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Molecular epidemiology of virulence and antimicrobial resistance determinants in Klebsiella pneumoniae from hospitalised patients in Kilimanjaro, Tanzania

  • Tolbert SondaEmail author
  • Happiness Kumburu
  • Marco van Zwetselaar
  • Michael Alifrangis
  • Blandina T. Mmbaga
  • Ole Lund
  • Gibson S. Kibiki
  • Frank M. Aarestrup
Original Article

Abstract

This study aimed to use whole-genome sequencing to determine virulence and antimicrobial resistance genes in K. pneumoniae isolated from patients in a tertiary care hospital in Kilimanjaro. K. pneumoniae isolates from patients attending Kilimanjaro Christian Medical Centre between August 2013 and August 2015 were fully genome-sequenced and analysed locally. Sequence analysis was done for identification of virulence and AMR genes. Plasmid and multi-locus sequence typing and capsular or capsular (K) typing were performed and phylogeny was done to ascertain K. pneumoniae relatedness. Stata 13 (College Station, TX, 77845, USA) was used to determine Cohen’s kappa coefficient of agreement between the phenotypically tested and sequence-predicted resistance. A total of 16 (47.1%) sequence types (STs) and 10 (29.4%) K types were identified in 30 (88.2%) and 17 (50.0%) of all analysed isolates, respectively. K. pneumoniae ST17 were 6 (17.6%). The commonest determinants were blaCTX-M-15 in 16 (47.1%) isolates, blaSHV in 30 (88.2%), blaOXA-1 in 8 (23.5%) and blaTEM-1 in 18 (52.9%) isolates. Resistance genes for aminoglycosides were detected in 21 (61.8%) isolates, fluoroquinolones in 13 (38.2%) and quinolones 34 (100%). Ceftazidime and ceftriaxone showed the strongest agreement between phenotype- and sequence-based resistance results: 93.8%, kappa = 0.87 and p = 0.0002. Yersiniabactin determinant was detected in 12 (35.3%) of K. pneumoniae. The proportion of AMR and virulence determinants detected in K. pneumoniae is alarming. WGS-based diagnostic approach has showed promising potentials in clinical microbiology, hospital outbreak source tracing virulence and AMR detection at KCMC.

Keywords

K. pneumoniae Whole-genome sequencing Virulence Antimicrobial resistance Tanzania 

Notes

Acknowledgements

We thank the management of Kilimanjaro Christian Medical Centre and all patients who consented to participate in this study.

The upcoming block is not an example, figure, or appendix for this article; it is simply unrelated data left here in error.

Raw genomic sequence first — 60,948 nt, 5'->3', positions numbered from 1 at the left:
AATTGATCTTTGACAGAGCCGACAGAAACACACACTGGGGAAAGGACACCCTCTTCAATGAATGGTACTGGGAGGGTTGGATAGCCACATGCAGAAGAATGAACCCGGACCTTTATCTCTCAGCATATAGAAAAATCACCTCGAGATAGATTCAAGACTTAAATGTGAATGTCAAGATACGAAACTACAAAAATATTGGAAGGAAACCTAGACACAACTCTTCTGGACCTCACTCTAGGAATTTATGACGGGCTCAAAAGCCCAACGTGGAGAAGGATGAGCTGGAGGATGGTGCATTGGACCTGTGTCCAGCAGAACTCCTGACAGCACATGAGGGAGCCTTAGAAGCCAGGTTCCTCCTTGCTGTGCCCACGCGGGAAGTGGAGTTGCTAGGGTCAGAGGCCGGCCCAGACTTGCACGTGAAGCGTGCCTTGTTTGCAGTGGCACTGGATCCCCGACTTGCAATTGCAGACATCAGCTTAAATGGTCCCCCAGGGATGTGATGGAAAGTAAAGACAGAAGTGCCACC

Authors’ contributions

TS conceived the initial idea; FA, OL, MA, BTM and GK refined the idea. TS and HK performed the laboratory analyses. TS and MZ analysed the data and prepared the manuscript draft. TS, HK, MZ, FA, OL, MA, BTM and GK read, revised and approved the final manuscript.

Funding

This study was supported by DANIDA through Danida Fellowship Centre award number DFC no. 12-007DTU.

Compliance with ethical standards

Ethical approval and participant’s consent

This study was granted ethical approval by the KCMUCo Research Ethics Committee and the National Institute for Medical Research with approval numbers 893 and NIMR/HQ/R.8a/Vol.IX/2080, respectively. A written informed consent was obtained from each participant or from parents or guardians of children before enrolment into the study.

Consent for publication

Not applicable.

Competing interests

The authors declare that they have no conflicts of interest.

Availability of Data and Materials

Genome assemblies have been submitted to the European Nucleotide Archive with project accession number PRJEB26616. Other data are available on request to the authors.

Supplementary material

10096_2018_3324_MOESM1_ESM.xls (35 kb)
ESM 1 (XLS 35 kb)

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Copyright information

© Springer-Verlag GmbH Germany, part of Springer Nature 2018

Authors and Affiliations

  1. 1.Kilimanjaro Clinical Research InstituteKilimanjaro Christian Medical CentreMoshiTanzania
  2. 2.Kilimanjaro Christian Medical University CollegeMoshiTanzania
  3. 3.Centre for Medical Parasitology, Department of Immunology and MicrobiologyCopenhagen University HospitalCopenhagenDenmark
  4. 4.Centre for Biological Sequence AnalysisTechnical University of DenmarkLyngbyDenmark
  5. 5.East African Health Research CommissionBujumburaBurundi
  6. 6.DTU-Food, Centre for Genomic EpidemiologyTechnical University of DenmarkLyngbyDenmark

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